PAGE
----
Court acquits Italian journalists sued by former Prime Minister’s outlet
Italian journalists Concita de Gregorio and Marco Travaglio were both writing for the newspaper L’Unita back in 2008. That was the year that Mediaset, the news company owned by then Prime Minister Silvio Berlusconi, sued them for criminal defamation. In May of this year they were finally acquitted.
Mediaset sued Concita de Gregorio and Marco Travaglio following an article they published in L’Unitá. The article detailed alleged misconduct by the outlet.
In defending the charges brought against them, de Gregoria and Travaglio relied initially on support from L’Unitá. After that, our partner Ossigeno per L’Informazione stepped in, an Italian non-profit advocating for journalists. Ossigeno offered support through their Free Legal Assistance Office, a Media Defence-funded programme.
“Ossigeno is an indispensable safeguard for freedom of the press”, said De Gregorio.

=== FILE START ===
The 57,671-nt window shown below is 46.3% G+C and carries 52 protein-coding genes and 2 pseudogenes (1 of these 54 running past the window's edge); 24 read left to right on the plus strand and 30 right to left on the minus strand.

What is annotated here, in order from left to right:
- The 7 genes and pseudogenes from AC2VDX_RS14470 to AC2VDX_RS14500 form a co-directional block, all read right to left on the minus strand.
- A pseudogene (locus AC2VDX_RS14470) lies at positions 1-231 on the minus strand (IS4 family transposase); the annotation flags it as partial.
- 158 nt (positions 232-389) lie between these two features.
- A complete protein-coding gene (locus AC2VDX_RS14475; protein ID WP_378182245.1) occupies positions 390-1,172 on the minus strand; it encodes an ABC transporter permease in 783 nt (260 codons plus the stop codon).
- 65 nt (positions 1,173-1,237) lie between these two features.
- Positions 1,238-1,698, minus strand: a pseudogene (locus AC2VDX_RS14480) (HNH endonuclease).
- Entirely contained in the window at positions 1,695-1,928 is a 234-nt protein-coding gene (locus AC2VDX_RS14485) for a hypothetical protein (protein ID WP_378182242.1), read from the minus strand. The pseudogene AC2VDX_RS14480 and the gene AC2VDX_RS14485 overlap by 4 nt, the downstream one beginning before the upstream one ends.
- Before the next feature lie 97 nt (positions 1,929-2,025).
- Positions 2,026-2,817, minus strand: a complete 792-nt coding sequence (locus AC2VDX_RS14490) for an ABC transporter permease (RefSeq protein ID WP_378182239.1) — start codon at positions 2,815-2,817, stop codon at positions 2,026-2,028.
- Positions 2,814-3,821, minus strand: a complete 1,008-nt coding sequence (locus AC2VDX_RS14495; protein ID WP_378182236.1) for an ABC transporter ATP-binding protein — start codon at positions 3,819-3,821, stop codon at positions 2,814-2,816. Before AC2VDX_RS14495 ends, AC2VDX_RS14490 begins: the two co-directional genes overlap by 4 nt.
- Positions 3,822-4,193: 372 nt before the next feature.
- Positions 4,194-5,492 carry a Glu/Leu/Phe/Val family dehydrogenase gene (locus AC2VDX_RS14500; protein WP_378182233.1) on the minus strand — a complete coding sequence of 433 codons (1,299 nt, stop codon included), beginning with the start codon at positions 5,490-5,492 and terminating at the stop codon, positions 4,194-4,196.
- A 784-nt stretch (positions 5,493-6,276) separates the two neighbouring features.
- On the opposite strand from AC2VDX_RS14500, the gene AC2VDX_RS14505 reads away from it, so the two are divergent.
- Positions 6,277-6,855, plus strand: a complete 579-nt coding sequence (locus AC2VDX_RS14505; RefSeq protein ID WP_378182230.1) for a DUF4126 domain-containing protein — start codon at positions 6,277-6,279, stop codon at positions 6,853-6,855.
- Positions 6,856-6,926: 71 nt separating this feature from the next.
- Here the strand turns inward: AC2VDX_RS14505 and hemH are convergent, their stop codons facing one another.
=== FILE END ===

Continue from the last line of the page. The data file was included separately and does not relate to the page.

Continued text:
“The support given by Ossigeno per L’Informazione is key for journalists without economic resources to defend themselves in lengthy and expensive defamation proceedings”, said Andrea Di Prieto, a lawyer working with Ossigeno.
Italy ranks 41 out of 180 in RSF’s World Press Freedom Index. The significant number of criminal defamation cases in Italy is concerning in terms of freedom of expression. Consequently, on June 2021, the Constitutional Court renewed its 2020 referral to Parliament to pass legislation to give a proper balance “freedom of expressing one’s own thought and (the) protection of individual reputation” in defamation cases.
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